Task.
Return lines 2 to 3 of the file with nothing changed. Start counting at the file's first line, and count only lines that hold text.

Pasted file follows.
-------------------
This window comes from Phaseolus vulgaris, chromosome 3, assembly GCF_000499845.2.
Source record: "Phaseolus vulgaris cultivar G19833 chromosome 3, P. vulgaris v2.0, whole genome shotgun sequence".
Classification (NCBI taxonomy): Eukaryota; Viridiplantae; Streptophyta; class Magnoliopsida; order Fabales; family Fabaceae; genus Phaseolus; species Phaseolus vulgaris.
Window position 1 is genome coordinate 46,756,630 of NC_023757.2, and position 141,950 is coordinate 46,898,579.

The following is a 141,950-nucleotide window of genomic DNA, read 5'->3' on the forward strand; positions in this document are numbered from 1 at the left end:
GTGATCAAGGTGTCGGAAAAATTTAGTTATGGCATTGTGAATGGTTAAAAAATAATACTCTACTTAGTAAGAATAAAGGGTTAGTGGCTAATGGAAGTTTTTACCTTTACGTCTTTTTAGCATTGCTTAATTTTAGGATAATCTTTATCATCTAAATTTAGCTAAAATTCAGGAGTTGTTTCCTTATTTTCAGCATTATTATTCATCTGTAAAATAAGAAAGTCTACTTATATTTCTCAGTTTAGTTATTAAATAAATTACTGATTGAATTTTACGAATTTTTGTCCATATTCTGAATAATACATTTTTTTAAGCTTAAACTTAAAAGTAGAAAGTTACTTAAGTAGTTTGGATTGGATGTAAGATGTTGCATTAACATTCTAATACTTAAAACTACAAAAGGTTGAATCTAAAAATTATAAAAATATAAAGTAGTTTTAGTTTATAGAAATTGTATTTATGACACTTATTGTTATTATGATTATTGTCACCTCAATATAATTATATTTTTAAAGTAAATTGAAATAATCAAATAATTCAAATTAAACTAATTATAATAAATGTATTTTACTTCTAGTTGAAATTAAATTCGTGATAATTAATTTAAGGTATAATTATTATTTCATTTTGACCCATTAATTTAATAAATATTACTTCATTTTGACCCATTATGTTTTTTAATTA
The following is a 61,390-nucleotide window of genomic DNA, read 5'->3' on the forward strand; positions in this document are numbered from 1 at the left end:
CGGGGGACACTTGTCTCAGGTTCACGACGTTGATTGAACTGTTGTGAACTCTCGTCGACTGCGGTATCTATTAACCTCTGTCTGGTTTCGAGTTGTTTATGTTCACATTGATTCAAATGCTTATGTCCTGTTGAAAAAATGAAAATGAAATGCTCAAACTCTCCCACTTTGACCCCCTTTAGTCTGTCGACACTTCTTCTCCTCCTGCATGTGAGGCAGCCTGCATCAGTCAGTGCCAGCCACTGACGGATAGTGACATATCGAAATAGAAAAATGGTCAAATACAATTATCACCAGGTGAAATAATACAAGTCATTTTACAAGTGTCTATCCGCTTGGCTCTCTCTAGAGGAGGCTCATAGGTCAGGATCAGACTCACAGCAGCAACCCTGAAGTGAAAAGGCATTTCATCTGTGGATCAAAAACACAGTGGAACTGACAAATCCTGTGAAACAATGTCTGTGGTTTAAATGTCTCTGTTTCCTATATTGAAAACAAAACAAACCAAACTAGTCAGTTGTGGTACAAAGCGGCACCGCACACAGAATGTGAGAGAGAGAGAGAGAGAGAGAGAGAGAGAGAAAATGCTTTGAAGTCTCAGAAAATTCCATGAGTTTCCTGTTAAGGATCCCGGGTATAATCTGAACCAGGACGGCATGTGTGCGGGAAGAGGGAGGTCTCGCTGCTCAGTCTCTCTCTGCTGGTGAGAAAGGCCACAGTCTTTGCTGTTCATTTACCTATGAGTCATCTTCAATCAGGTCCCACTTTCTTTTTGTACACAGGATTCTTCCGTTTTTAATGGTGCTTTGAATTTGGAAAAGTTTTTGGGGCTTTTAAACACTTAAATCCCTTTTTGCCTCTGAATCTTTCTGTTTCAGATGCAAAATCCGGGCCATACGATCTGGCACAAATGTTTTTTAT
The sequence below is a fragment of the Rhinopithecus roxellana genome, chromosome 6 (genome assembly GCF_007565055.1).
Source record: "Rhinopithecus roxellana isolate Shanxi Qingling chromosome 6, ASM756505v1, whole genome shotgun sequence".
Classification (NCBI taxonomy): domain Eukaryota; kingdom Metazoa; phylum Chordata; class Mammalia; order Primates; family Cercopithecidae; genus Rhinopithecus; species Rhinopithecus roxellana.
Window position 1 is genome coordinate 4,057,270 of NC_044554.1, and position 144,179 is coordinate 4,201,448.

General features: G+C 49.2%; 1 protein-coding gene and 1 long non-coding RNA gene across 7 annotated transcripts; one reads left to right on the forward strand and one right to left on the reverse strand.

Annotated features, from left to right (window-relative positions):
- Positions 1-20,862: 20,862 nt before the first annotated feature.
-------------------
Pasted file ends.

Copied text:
Source record: "Phaseolus vulgaris cultivar G19833 chromosome 3, P. vulgaris v2.0, whole genome shotgun sequence".
Classification (NCBI taxonomy): Eukaryota; Viridiplantae; Streptophyta; class Magnoliopsida; order Fabales; family Fabaceae; genus Phaseolus; species Phaseolus vulgaris.